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King Charles's Birthday: What is the centuries-old British tradition 'Trooping the Colour'?

King Charles III marks his official birthday celebrations by riding horseback in a military parade, the first time a monarch has done this in almost 40 years

Deutsche Welle Published 17.06.23, 11:40 AM
Thousands gathered for Trooping the Colour in 2022

Thousands gathered for Trooping the Colour in 2022 Deutsche Welle

The UK's King Charles III marks his first official birthday celebrations as monarch on Saturday with the prestigious Trooping the Colour ceremony, also known as the King's Birthday Parade.

The tradition of the annual military parade goes back to almost three centuries — and has become a staple of the British cultural calendar. The history of the parade is intertwined with that of the Brits military.


The word "colours" refers to a term historically used to describe the regimental flags of the British Army. It was important that these flags were clear and bright because they acted as a rallying point in battle.

But in order for soldiers — or troops — to recognize these "colours," they had to be displayed regularly before battle. This process became known as "trooping," hence the name of the ceremony.

The specific ceremony of the regiment of the King's Guards is believed to have first been performed in the 17th century during the reign of Charles II. But it was not until 1748 when it was decided that this parade would be used to mark the official birthday of the sovereign, under George II.

Here are five things to watch out for at the 2023 ceremony.

Monarch rides a horse

King Charles, 74, will ride horseback with his soldiers, reviving a tradition that his mother, Queen Elizabeth II, gave up in 1986. The then 60-year-old sovereign decided she would rather be driven in a carriage from then on as her preferred horse, Burmese, had been retired from duty.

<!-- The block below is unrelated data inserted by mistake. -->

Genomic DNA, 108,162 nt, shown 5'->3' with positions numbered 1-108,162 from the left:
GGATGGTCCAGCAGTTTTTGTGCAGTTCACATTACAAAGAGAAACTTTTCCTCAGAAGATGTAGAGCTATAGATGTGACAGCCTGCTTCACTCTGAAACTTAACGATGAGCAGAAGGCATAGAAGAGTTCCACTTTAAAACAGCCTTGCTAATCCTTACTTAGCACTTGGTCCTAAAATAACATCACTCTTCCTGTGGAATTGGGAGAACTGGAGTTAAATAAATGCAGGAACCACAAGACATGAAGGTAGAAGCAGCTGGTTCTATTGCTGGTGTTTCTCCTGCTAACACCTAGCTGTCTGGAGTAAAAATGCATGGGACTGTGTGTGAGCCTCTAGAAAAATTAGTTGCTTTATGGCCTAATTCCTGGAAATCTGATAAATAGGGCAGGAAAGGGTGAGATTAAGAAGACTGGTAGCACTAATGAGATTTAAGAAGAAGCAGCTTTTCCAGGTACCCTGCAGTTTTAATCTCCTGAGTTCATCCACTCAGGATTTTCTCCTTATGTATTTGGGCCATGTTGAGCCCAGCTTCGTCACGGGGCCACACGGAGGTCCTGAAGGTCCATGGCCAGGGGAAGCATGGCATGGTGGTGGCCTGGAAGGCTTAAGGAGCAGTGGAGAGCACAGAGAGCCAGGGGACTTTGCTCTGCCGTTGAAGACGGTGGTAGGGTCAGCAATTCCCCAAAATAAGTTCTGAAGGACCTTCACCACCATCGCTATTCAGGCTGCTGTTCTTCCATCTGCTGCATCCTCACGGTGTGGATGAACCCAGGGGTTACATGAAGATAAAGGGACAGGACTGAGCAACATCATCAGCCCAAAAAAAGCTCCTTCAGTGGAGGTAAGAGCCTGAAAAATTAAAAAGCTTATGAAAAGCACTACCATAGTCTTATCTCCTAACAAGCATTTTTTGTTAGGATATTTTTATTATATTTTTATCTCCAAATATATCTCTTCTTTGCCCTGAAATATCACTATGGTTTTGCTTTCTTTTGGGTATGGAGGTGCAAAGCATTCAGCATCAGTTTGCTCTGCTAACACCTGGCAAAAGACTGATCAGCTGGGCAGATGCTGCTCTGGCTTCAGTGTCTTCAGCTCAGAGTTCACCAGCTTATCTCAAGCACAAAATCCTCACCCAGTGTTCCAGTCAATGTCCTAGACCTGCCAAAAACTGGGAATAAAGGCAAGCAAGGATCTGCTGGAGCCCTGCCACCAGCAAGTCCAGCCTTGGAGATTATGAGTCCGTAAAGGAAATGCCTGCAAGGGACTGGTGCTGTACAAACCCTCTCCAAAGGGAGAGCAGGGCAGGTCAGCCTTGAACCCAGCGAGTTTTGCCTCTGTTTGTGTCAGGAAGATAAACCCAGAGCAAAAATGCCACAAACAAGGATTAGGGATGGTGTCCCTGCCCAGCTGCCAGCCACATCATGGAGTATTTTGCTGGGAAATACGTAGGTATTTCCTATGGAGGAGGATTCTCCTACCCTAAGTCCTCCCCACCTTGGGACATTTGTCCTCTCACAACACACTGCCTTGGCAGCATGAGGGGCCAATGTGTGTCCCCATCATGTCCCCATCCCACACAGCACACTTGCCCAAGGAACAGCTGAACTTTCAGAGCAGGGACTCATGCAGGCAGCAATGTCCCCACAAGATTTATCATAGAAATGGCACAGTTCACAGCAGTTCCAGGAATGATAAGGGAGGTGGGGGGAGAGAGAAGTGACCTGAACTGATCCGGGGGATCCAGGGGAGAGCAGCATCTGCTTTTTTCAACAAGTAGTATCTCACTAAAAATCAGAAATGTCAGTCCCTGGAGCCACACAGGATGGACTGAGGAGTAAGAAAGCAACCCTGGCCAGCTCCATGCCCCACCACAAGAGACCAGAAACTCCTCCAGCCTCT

Last year's Trooping the Colour was one of the final public appearances by the 96-year-old queen, whose Platinum Jubilee, marking 70 years on the throne, was celebrated at the same time with a public holiday. Queen Elizabeth II died in September.

Parade in the heart of London

The parade begins at Buckingham Palace in central London and moves down the Mall — the boulevard in front of the palace — to Horse Guards Parade. There, the king will receive a royal salute. He will then inspect the soldiers on parade.

Over 1,400 officers are on display, with 200 horses and 400 musicians. The event on June 17 was preceded by two rehearsals of similar scale, overseen by senior military figures, without the monarch present.

Eyes on the sky

One of the most visually stunning parts of the ceremony is the military flypast by the famed Red Arrows, the aerobatics team of the British Royal Air Force. The king and members of his family will watch from the balcony on Buckingham Palace.

The flypast scheduled for the king's coronation was shortened and simplified because of poor weather.

The whole family … mostly

Charles' son, Prince William, is in attendance, along with Charles' equestrian sister Princess Anne and several other members of the family. Notably absent are Prince Harry and his wife Meghan, who moved to the United States in 2020, having retired from their royal duties.

In May, Harry attended his father's coronation without Meghan or his children. Reportedly, none of them received an invitation to this ceremony.

Fainting soldiers?

Soaring temperatures of 28 degrees Celsius (82 Fahrenheit) in the UK saw several soldiers faint at one of the rehearsals earlier in the month, overseen by Prince William. Officials will be hoping that nothing of the kind will happen this Saturday.

The reason the event takes place at this time of year is to make the most of the good weather. German-born monarch George II was the first to introduce the second summer birthday in 1748; his real birthday was October 30. Charles' actual birthday is November 14, and the palace has confirmed that the official birthday will be celebrated on the third Saturday in June for the duration of his reign.

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